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Travel broadens the writer’s mind

On board Air CanadaFlying from Paris to Montréal (pronounced in the Francophone world as ‘Mon_roy_al’) was  full of brain-fodder for me as a writer! Over the seven hours, my other half and I watched films, ate slightly strange food and thought about the next few weeks of our Big Trip. But best of all was chatting to two completely different Canadians: both enthusiastic, friendly and intensely polite, one young, proud to be French and Canadian, the other well travelled, but orientated completely towards the Canadian Anglophone world. I knew about this split world view, but my husband was fascinated by it.

Two people will see the same thing from completely different angles and interpret it differently. Well, we probably knew that from daily life. But underlying this is a lack of curiosity about the sphere of the other person/world view/daily life. We are all creatures of our own world and tend to view everything though our own mental eyes and in our own interest. Sometimes we can’t start to understand how the other person could possibly take a certain position and still be our friend!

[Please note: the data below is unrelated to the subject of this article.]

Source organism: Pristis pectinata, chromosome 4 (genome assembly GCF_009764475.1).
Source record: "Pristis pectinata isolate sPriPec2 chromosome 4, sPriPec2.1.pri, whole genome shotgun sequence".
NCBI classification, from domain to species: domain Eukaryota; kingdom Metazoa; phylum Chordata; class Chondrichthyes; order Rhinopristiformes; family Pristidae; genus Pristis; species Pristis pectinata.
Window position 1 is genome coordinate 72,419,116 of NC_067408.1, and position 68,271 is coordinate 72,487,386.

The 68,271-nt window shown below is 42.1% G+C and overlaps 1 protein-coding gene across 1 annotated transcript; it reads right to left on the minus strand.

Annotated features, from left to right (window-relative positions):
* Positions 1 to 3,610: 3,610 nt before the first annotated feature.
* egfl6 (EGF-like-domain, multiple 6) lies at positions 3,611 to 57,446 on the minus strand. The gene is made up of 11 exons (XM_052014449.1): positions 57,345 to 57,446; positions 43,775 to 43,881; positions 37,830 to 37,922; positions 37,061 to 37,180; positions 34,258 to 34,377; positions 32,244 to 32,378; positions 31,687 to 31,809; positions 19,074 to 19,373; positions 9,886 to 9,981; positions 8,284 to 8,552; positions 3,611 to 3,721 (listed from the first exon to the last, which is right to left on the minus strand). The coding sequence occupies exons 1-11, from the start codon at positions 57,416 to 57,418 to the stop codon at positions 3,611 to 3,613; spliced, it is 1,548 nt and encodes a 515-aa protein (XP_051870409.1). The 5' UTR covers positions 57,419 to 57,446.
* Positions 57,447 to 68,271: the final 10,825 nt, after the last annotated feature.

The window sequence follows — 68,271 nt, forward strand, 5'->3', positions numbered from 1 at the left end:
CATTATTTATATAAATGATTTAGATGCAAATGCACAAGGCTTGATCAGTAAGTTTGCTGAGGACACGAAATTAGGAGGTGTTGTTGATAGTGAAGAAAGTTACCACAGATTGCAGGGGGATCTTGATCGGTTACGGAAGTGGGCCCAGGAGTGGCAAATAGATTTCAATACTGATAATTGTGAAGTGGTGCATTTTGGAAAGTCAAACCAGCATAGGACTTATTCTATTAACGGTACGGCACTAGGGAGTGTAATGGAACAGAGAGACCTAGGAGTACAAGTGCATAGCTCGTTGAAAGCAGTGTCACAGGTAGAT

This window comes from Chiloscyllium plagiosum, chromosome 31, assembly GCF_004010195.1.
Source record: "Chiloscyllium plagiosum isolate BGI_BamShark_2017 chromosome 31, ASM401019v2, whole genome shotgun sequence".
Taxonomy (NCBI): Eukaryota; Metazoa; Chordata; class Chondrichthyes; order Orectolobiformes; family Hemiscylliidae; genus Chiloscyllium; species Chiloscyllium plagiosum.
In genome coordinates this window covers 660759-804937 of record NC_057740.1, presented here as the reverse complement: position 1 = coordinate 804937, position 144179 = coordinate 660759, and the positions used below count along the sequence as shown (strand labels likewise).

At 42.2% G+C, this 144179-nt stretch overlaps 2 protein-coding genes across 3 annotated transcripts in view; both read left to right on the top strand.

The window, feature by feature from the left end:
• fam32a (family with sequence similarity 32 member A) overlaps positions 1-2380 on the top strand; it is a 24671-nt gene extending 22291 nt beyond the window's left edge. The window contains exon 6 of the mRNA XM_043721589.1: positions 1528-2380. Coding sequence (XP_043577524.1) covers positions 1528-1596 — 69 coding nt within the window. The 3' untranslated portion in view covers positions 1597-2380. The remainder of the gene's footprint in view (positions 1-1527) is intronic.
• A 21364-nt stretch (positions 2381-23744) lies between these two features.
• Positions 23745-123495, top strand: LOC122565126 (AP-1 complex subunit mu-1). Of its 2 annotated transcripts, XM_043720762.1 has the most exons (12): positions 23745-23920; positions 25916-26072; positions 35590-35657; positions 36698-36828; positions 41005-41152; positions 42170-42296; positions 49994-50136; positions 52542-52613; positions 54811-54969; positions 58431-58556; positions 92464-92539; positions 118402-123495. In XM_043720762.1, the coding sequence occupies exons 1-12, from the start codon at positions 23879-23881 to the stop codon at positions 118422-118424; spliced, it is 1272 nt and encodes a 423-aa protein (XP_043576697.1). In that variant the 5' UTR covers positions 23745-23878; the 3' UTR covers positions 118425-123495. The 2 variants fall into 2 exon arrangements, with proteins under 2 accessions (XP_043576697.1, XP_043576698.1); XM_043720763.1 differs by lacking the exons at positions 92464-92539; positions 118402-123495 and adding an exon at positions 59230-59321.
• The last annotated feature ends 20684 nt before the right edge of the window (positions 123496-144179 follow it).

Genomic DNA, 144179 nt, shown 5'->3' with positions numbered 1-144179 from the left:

For writers, these varying and opposite positions are gold dust. Firstly, they establish a natural conflict before the story even begins. Sometimes, exploring the reasons for that stance is the objective of the story, other times it can produce such an element of surprise for the protagonist that it becomes a major turning point in a story.

Secondly, they show we must have, or cultivate, the ability to place ourselves in another person’s shoes in order to form whole and realistic characters. We may find it relatively easy (and I say ‘relatively’ with some caution) to get into the mind of our protagonist, but looking through the eyes of the other characters is equally essential.

Why not spot somebody in a crowd whom you would instinctively shy away from and write a few lines about a day in their life? I did this once on an Arvon course; it taught me a valuable lesson and enriched my writing.

Win-win.

 

Alison Morton is the author of Roma Nova thrillers, INCEPTIO, PERFIDITAS and SUCCESSIO. The fourth book, AURELIA, is now out.

Find out more about Roma Nova, its origins, stories and heroines…

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